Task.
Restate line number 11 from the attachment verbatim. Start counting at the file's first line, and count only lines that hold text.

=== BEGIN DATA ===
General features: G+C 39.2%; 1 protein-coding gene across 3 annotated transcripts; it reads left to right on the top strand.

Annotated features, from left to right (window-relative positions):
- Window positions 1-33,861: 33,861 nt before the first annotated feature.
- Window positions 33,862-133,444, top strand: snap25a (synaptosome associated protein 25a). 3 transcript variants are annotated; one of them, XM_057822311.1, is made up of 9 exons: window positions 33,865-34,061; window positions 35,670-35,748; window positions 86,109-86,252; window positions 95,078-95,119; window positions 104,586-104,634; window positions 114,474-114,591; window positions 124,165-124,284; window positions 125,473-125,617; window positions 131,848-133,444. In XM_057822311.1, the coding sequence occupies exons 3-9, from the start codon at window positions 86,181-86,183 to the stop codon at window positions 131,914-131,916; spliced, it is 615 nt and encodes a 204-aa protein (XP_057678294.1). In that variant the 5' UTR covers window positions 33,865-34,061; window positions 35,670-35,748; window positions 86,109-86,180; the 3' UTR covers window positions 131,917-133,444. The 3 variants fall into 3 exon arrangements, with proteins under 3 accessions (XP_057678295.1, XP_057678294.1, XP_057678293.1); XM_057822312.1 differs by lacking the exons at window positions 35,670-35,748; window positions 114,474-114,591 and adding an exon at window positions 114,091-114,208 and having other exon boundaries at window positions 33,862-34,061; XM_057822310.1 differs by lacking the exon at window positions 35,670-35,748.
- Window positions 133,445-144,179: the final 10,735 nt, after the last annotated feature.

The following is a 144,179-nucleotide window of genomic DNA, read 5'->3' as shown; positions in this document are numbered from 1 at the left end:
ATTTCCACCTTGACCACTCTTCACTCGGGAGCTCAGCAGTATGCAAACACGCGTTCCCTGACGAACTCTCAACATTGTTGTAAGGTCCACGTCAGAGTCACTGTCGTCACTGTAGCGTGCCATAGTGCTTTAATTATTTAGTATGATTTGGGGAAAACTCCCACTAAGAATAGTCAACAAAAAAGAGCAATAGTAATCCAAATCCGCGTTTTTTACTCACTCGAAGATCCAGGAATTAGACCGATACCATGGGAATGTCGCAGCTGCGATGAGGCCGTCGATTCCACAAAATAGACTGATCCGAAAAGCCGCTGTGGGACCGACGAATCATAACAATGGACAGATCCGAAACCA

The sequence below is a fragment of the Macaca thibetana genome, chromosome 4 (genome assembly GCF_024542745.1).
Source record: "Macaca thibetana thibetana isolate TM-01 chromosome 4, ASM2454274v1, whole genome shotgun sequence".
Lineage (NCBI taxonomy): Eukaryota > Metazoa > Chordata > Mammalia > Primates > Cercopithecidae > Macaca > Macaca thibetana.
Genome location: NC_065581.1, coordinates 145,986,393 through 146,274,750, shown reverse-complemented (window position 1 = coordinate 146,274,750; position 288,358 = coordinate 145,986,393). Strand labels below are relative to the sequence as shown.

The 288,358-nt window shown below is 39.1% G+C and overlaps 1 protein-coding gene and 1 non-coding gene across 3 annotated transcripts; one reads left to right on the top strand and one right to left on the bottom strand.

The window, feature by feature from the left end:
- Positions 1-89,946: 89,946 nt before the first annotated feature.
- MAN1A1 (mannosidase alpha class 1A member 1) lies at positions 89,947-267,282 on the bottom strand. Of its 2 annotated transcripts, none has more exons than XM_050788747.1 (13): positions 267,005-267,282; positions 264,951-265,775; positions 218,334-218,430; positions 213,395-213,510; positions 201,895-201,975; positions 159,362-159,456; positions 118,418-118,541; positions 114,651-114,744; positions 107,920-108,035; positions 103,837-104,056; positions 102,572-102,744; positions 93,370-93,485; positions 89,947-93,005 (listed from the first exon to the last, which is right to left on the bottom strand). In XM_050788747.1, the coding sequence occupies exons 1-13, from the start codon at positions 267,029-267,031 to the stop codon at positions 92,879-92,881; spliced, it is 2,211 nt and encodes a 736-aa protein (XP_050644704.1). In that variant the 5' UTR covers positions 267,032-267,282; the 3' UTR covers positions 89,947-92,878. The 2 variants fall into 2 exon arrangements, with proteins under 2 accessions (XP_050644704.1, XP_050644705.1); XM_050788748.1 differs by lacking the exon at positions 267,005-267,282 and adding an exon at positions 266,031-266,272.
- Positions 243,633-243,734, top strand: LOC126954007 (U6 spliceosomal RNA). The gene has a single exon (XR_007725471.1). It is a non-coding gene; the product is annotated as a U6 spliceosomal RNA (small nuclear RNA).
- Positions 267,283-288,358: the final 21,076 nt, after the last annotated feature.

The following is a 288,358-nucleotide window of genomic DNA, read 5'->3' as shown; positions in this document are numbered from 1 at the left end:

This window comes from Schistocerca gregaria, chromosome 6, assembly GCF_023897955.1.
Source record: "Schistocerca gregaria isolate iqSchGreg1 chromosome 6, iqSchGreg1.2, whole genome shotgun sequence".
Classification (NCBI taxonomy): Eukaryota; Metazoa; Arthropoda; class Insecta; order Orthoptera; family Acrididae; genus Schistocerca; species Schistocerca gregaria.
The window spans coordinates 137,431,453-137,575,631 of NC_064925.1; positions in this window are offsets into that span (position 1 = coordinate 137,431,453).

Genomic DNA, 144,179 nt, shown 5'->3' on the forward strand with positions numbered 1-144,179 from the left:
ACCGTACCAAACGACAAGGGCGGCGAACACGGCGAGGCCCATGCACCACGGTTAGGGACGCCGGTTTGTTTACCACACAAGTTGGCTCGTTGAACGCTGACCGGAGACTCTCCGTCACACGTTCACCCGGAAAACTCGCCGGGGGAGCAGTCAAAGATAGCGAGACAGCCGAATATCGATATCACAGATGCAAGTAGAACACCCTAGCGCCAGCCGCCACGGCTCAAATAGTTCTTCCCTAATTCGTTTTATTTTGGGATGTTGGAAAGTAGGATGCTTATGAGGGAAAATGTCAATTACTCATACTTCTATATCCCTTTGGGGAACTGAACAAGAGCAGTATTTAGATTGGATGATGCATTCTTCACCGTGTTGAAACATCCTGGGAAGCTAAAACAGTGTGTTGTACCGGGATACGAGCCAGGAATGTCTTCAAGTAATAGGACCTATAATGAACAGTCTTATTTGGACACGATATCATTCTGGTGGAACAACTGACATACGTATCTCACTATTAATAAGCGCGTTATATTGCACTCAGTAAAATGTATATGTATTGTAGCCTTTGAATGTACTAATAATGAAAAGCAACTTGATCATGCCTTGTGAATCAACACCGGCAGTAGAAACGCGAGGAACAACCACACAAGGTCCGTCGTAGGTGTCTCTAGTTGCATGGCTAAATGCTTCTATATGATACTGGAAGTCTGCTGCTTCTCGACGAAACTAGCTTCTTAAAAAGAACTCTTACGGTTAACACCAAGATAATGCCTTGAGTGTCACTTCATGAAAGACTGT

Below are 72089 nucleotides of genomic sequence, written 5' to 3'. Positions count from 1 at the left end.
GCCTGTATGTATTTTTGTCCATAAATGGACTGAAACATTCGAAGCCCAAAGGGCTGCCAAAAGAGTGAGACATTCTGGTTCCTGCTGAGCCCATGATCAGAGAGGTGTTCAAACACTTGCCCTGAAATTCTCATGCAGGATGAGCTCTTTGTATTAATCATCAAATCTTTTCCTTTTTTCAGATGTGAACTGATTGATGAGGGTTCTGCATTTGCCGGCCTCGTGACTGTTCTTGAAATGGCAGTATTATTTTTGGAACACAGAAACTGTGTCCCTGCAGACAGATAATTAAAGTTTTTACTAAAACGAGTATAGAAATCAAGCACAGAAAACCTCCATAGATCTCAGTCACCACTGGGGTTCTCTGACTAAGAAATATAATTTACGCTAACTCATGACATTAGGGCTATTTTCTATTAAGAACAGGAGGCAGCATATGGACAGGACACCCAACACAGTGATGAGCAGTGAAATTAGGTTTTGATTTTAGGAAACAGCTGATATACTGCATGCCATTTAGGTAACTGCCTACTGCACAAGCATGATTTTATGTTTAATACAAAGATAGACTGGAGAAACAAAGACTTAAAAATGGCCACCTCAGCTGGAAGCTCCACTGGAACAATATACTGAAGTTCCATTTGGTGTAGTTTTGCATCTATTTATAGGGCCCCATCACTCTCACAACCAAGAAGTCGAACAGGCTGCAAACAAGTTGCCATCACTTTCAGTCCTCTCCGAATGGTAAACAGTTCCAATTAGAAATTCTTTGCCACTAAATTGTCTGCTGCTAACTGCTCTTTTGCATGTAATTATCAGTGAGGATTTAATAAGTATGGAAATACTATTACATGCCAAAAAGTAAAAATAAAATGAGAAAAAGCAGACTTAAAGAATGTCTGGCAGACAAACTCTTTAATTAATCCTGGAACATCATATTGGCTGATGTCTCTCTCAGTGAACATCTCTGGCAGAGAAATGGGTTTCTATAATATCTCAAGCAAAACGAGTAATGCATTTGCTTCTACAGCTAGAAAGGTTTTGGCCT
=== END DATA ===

Genome location: NC_065581.1, coordinates 145,986,393 through 146,274,750, shown reverse-complemented (window position 1 = coordinate 146,274,750; position 288,358 = coordinate 145,986,393). Strand labels below are relative to the sequence as shown.